Indiana Assisted Living and In-Home Care Medicaid Waiver Information and Rules for 2017

Introduction

Indiana provides long-term resources to seniors through its Family & Social Services Administration(FSSA), Office of Medicaid Policy & Planning. The office provides resources for seniors including long-term care services through the State local Area Agencies on Aging. It also administers the Program of All-Inclusive Care for the Elderly (PACE). This model is centered on the belief that it is better for the well-being of seniors with chronic care needs and their families to be served in the community whenever possible. PACE serves individuals who: 1) are ages 55 or older; certified by their state to need nursing home care; 2) able to live safely in the community at the time of enrollment; and 3) live in a PACE service area.

Indiana also has a program for Medicaid-eligible seniors over 65 years of age, the Residential Care Assistance Program (RCAP). RCAP provides residential financial assistance to eligible individuals residing in Indiana State Department of Health (ISDH) licensed Residential Care Facilities and County Homes that have an approved RCAP contract with the Division of Aging. RCAP services include room, board, and laundry with minimal administrative direction as well as care coordination provided on behalf of eligible individuals at an approved per diem rate established by the Division of Aging.

Medicaid Waiver Programs for Assisted Living and In-Home Care

Indiana Aged and Disabled Medicaid Waiver (HCBS A&D Waiver)

The Aged & Disabled (A&D) Waiver provides an alternative to nursing facility admission for adults and persons of all ages with a disability. The waiver is designed to provide services to supplement informal supports for people who would require care in a nursing facility if waiver or other supports were not available. Waiver services can be used to help people remain in their own homes, as well as assist people living in nursing facilities to return to community settings such as their own homes, apartments, assisted living or Adult Family Care.

In Indiana the A&D Waiver is implemented by the  Family & Social Services Administration(FSSA), Office of Medicaid Policy & Planning. The IndianaDivision of Aging performs the daily operational tasks of the Waiver, and the Office of Policy and Medicaid Planning oversees all executive decisions related to the A&D Waiver.

Services

Services included in the Indiana A&D Waiver program: Adult day services, Assisted living, Attendant care, Case management, Community transition, Congregate care, Environmental modifications, Home delivered meals, Homemaker, Nutritional supplements, Personal emergency response systems (PERS), Pest control, and Respite care.

Eligibility

  1. Health: Applicants must meet a Nursing Home Level of Care
  2. Financial: Indiana is a Special Income Limit state, and the applicant for long-term services through the A&D waiver must meet specific income and asset limits. For 2017, an individual must make less than $2,205 in order to meet the income limits, and assets of $2,000 or $3,000 if the applicant is married and both spouses are applying. A Miller Trustis allowed to help divert income into a trust vehicle that will pay out monthly installments for care and disregard the rest for purposes of determining financial eligibility. For a married applicant, thenon-applicant spouse (or, “community spouse”) may keep certain assets and other allowances without if affecting the financial limits of the applicant. For 2017, the community spouse may keep up to $120,900 in assets, known as the community spouse resource allowance (CSRA). In addition, the community spouse is allowed a monthly income while the applicant is in the waiver program. This is known as the maximum monthly maintenance needs allowance (MMMNA), which for 2017 is $3,022.50 per month.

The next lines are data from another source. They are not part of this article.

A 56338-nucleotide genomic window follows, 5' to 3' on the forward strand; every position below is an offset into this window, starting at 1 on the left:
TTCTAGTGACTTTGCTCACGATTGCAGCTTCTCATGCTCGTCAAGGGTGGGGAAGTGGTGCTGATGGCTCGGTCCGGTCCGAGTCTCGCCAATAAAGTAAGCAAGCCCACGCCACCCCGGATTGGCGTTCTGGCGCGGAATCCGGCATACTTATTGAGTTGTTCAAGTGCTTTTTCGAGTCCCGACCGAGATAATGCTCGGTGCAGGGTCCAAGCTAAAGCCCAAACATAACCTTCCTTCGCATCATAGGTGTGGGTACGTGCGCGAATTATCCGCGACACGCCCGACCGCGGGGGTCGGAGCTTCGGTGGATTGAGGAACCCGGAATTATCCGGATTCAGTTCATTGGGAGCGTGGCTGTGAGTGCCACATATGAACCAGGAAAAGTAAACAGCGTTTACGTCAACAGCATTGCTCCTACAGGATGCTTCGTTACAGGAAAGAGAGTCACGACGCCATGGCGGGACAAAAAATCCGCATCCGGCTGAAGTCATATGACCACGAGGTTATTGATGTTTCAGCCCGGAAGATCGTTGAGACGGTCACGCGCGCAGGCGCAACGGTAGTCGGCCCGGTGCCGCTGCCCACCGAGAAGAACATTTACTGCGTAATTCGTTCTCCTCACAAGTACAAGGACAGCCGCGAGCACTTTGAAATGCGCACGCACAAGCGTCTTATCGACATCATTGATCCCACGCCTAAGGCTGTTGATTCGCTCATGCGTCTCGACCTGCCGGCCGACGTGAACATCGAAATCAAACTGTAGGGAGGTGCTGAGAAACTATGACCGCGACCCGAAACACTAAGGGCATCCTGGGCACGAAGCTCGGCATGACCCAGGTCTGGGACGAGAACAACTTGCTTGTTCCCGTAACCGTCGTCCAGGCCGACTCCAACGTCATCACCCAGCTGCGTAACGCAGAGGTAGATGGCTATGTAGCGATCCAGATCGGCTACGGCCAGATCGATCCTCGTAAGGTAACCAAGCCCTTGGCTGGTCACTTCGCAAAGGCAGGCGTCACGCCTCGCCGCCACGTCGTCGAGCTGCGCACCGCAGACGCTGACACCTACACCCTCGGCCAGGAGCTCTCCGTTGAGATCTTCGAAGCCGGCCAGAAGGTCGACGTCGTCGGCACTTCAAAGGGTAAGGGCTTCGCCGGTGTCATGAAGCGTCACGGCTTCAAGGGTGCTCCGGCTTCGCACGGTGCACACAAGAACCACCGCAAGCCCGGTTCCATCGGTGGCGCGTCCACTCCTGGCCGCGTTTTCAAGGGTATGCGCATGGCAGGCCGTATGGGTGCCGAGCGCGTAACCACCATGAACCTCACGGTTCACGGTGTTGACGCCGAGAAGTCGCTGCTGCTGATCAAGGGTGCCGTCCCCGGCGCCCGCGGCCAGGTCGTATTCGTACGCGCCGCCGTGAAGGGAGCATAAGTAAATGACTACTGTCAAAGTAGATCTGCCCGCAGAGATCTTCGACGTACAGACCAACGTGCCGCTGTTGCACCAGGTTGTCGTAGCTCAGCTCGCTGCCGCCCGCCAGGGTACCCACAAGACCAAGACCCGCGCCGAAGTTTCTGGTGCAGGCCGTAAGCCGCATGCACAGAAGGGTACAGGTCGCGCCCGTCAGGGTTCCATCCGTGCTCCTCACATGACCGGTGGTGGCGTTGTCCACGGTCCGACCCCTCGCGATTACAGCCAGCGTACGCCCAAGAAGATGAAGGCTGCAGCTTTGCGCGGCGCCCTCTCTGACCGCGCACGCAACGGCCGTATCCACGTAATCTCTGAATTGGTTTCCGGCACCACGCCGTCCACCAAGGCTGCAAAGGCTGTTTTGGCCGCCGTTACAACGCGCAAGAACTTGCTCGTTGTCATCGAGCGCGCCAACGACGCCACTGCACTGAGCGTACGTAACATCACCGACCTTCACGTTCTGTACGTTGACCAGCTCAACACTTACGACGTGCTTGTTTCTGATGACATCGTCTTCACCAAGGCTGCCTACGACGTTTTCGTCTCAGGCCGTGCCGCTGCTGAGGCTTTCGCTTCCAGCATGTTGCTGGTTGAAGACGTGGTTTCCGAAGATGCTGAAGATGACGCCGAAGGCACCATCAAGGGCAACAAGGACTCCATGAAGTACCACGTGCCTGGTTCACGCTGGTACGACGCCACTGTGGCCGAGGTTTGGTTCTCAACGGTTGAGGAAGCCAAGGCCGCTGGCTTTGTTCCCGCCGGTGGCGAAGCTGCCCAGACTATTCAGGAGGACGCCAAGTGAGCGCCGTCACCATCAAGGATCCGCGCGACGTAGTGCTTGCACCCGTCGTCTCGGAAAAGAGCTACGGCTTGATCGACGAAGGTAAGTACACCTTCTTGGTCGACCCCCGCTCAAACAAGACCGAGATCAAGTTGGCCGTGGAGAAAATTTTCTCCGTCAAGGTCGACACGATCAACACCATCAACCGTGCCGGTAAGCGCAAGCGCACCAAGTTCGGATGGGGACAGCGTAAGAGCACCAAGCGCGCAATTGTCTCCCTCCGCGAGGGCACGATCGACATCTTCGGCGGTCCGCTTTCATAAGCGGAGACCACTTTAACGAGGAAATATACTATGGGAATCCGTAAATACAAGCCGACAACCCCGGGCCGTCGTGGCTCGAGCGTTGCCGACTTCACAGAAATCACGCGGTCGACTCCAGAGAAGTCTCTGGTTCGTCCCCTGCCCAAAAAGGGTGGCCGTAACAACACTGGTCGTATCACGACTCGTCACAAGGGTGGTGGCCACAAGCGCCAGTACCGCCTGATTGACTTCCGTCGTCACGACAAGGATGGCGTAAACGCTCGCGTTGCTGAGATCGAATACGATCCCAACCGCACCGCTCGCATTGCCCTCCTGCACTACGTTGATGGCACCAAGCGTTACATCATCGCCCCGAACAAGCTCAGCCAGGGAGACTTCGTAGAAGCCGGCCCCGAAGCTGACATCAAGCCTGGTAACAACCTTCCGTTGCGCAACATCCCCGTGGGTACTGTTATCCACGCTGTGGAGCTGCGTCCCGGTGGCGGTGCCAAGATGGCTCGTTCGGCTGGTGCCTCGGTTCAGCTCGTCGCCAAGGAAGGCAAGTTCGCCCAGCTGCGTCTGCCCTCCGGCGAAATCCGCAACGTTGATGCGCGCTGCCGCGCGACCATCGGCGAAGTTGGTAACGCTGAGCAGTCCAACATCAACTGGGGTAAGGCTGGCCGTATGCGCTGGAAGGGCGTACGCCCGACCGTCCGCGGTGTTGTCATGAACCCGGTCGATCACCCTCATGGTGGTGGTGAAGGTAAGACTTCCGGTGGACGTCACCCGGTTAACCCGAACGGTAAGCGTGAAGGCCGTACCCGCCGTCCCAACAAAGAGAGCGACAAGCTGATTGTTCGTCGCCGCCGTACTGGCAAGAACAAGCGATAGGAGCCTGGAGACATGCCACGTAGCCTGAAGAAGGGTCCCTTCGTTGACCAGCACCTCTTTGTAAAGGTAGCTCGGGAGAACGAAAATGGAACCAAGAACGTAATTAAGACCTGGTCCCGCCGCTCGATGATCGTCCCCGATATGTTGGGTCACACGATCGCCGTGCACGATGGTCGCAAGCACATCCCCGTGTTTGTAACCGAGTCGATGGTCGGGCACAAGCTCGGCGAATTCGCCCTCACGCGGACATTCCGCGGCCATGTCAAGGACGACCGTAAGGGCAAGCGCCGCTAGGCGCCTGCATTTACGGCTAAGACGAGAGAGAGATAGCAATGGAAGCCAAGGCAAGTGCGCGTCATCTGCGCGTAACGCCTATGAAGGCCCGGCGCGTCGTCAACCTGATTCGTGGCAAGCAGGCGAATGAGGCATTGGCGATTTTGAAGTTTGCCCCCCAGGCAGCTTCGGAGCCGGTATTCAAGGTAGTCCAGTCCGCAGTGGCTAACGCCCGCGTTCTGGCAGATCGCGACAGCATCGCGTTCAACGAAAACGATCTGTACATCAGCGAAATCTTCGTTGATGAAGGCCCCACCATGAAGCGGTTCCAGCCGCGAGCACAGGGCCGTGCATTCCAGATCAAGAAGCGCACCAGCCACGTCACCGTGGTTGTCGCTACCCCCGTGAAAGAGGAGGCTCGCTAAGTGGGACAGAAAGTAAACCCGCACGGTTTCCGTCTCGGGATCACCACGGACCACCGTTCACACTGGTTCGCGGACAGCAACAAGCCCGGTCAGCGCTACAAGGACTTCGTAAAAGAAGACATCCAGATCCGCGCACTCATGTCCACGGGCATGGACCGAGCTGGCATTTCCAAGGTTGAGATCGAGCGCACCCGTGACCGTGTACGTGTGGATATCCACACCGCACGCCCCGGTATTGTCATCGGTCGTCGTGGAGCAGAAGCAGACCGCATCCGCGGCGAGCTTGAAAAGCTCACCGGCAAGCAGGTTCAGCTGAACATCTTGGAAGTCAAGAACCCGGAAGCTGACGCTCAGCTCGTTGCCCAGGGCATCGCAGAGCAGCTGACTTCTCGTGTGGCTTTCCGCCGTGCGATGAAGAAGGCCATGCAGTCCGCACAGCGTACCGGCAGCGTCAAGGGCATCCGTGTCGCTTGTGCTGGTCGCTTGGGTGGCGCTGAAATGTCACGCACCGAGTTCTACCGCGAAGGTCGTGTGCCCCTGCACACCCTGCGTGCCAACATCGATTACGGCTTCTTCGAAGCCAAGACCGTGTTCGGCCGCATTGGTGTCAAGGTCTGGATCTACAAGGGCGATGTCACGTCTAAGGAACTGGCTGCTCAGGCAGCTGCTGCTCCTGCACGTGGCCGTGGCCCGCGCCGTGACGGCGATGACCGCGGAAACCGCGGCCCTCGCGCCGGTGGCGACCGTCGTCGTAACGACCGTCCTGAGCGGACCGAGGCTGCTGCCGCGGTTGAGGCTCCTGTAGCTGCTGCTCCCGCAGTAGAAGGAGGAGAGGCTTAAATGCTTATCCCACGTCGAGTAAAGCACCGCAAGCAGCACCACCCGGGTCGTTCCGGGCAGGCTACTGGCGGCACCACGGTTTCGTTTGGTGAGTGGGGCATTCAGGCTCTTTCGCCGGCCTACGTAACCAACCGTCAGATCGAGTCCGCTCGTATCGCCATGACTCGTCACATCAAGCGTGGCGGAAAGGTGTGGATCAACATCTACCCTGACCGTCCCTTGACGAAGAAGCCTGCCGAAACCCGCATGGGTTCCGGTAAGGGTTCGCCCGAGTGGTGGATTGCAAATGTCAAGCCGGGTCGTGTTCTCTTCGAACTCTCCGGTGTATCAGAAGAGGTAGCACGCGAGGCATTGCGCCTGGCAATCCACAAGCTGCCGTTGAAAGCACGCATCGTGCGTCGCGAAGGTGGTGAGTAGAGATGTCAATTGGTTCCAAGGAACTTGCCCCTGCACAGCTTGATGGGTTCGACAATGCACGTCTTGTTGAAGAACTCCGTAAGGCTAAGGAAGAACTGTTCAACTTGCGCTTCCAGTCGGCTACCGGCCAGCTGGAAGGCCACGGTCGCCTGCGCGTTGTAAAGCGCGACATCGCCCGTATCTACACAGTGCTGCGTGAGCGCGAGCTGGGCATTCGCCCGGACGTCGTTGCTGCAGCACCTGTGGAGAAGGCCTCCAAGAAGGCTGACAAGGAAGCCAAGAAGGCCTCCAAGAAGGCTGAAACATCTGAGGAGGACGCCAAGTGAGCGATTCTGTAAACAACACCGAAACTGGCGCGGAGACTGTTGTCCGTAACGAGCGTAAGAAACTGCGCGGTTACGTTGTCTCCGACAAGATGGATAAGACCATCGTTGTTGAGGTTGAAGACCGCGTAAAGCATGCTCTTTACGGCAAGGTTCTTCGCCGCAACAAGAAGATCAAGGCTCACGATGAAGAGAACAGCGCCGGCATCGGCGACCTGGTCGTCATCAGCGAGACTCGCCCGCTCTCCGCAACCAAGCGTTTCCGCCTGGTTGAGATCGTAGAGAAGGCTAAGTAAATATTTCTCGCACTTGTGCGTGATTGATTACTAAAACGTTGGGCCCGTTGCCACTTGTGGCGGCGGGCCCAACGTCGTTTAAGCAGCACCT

Practical Considerations

Indiana’s special income limit (SIL) status means that through the use of a Miller trust an applicant can qualify for Medicaid benefits for long-term care if they meet the other healthcare criteria. As a SIL state, it may be easier than other states, such as 209(b) states, that have a more strict income test for financial eligibility. Further, the ability to use a Miller Trust to help an applicant meet the income limit is a good feature of the A&D Waiver program.

Conclusion

Indiana has robust senior long-term care resources, administered either through the A&D waiver or additional state programs. The high enrollment cap provides a good chance that the waitlist for the A&D Waiver program might not be as long as in some other states. In addition, the Special Income Limit (SIL) status, combined with the ability to use a Miller Trust, makes Indiana a great state to use a Medicaid Planning specialist, who may be able to use techniques to help meet the requirements for the program sooner than otherwise and save you money.